Public Bath Hot Spring Culture and Manners

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Japan has its own bathing culture. A representative public bathing facility is the sento bathhouse. These bathhouses are commonly seen all throughout Japan and let you enjoy bathing in huge tubs at reasonable costs.

In contrast, hot spring water is water that meets certain conditions set forth by law, and establishments that can use these waters for bathing are generally referred to as hot spring resorts.

Types of Hot Springs and Sento Bathhouses

Sento bathhouses: Public bathing facilities where customers pay a fee to enter and bathe in. Customers pass through a gender-segregated entrance and the facilities consist of a spacious dressing room and bathing area with a large bath tub and enough shower-faucet sets that produce hot and cold water for dozens of people to use at the same time. Sento bathhouses are relatively low-priced bathing facilities that are approved by local municipalities and range from 400 to 450 yen (depending on the local municipality (data gathered in April 2014)).

You may want to try out the various types of unique bathhouses that have their own distinctive features such as those with exteriors that replicate temples and shrines, those with huge murals of Mount Fuji in the bathrooms, and those with saunas and electric baths (with massage effects).

These bathhouses are part of the communities that they are located in as they are used mainly by their nearby residents.

They were once located everywhere you went in Japan but are decreasing in number with the increase of household baths. They may be decreasing in number but will not disappear any time soon, so have a try at one of these bathhouses, which are part of Japan’s bathing culture.
 

National Federation of Public Bath Industry Trade Unions
High-grade communal bathhouses: Bathing facilities that that are larger in scale than sento bathhouses with a capacity ranging from dozens to hundreds of guests. When compared with the highly public sento bathhouses, these facilities are filled with variety and creativity of their operators as there are bathing facilities with Jacuzzis, saunas, and outdoor baths, those with restaurants and areas for relaxing in, those that provide a lot of entertainment, and so on. Prices may range from hundreds of yen to three thousand yen. There are facilities such as Hakone Yunessun, where you can bathe in a bathing suit if you are uncomfortable with being naked in front of strangers.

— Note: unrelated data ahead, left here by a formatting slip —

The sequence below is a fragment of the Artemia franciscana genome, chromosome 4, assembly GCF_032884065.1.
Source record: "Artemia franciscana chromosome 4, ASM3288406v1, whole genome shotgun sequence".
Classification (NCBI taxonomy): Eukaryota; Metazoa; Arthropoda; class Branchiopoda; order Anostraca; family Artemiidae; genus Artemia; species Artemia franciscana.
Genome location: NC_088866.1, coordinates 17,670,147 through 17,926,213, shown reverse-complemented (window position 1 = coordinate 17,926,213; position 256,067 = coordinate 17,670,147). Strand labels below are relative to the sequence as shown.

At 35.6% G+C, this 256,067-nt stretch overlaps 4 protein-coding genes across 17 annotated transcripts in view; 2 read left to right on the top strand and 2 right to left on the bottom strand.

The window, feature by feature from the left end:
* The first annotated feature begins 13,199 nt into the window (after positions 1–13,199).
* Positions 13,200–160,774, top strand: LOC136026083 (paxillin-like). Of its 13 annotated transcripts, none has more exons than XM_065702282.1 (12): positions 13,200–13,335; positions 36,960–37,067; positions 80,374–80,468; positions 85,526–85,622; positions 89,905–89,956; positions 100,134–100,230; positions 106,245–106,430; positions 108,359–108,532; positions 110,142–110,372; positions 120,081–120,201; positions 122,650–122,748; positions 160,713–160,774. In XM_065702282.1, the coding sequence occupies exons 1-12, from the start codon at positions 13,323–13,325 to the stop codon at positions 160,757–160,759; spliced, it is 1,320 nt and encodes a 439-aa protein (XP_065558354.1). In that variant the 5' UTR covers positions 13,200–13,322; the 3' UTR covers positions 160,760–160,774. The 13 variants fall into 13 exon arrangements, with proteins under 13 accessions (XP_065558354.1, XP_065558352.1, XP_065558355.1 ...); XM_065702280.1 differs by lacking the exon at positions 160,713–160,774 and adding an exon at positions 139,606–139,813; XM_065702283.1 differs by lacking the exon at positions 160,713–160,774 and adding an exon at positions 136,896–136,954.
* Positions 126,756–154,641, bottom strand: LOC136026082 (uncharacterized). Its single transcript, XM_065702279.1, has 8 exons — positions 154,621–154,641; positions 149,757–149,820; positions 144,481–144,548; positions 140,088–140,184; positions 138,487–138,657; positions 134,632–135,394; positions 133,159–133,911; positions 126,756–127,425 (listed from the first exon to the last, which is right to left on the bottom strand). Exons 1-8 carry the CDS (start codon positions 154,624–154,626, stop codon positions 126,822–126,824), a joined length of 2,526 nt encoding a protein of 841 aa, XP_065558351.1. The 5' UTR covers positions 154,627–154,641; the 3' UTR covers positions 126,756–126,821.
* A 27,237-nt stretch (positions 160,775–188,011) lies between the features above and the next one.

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Hot spring resorts: Hot spring resorts are locations with “untouched water” specified by law with the temperature at the source being 25 degrees or above or 1 kilogram of the mineral water containing a designated minimal amount of certain ingredients. Facilities that provide these diverted waters are generally called hot spring resorts. There are also some sento bathhouses and “super sentos” that use hot spring water. Furthermore, regions that are abundant with hot springs have many lodging facilities known as hot spring inns and quick stop bath houses (for single-day bathing facilities), and historic hot spring areas are scenic tourist spots.
 
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Bathing Manners

– Bundle your hair higher than your shoulders before entering the bath if you have long hair.
– Be sure to wash your body before entering the bath.
– When bathing, be careful so that items such as your towel do not enter the bath.
– When washing your body, be careful so that soap bubbles and shower water do not splash out to other areas.
– Do not let water running for long periods of time.
– Do not swim or cause a nuisance.
– Do not wash clothes in the bathing area.
– Do not bring in food or drinks.
– Return items that you use back to their original locations.
– Wipe your body with a small handheld towel before leaving the bathing area and entering the dressing room.
– Do not wear a bathing suit except in designated areas.
– It is improper to add cold water in order to lower the temperature of the water even if you feel that it is too hot.
 

Tips on Bathing

– Many facilities offer bath towels for rent or for sale. Give it a try even if you do not have a towel. You can also purchase a towel at a shop such as a convenience store.
– Many towels sold at hot spring facilities make good reminders of your trip to take home as most of them have hot spring logos printed on them. (Loaned towels must be returned.)
– You can leave your valuables in a coin-operated locker or at the front desk. There are many facilities that have one locker per guest at the dressing rooms.
– Guests may use one basket each in the dressing rooms.
– Most facilities have hairdryers.
– Most hot spring inns, quick stop bathhouses, and super sentos have liquid soap and shampoo prepared for the guests. Guests must bring or purchase their own at sento bathhouses (available in quantities for one visit for a few dozen yen).
– Most sento bathhouses do not prohibit people with tattoos from entering, but many high-grade communal bathhouses do.
 
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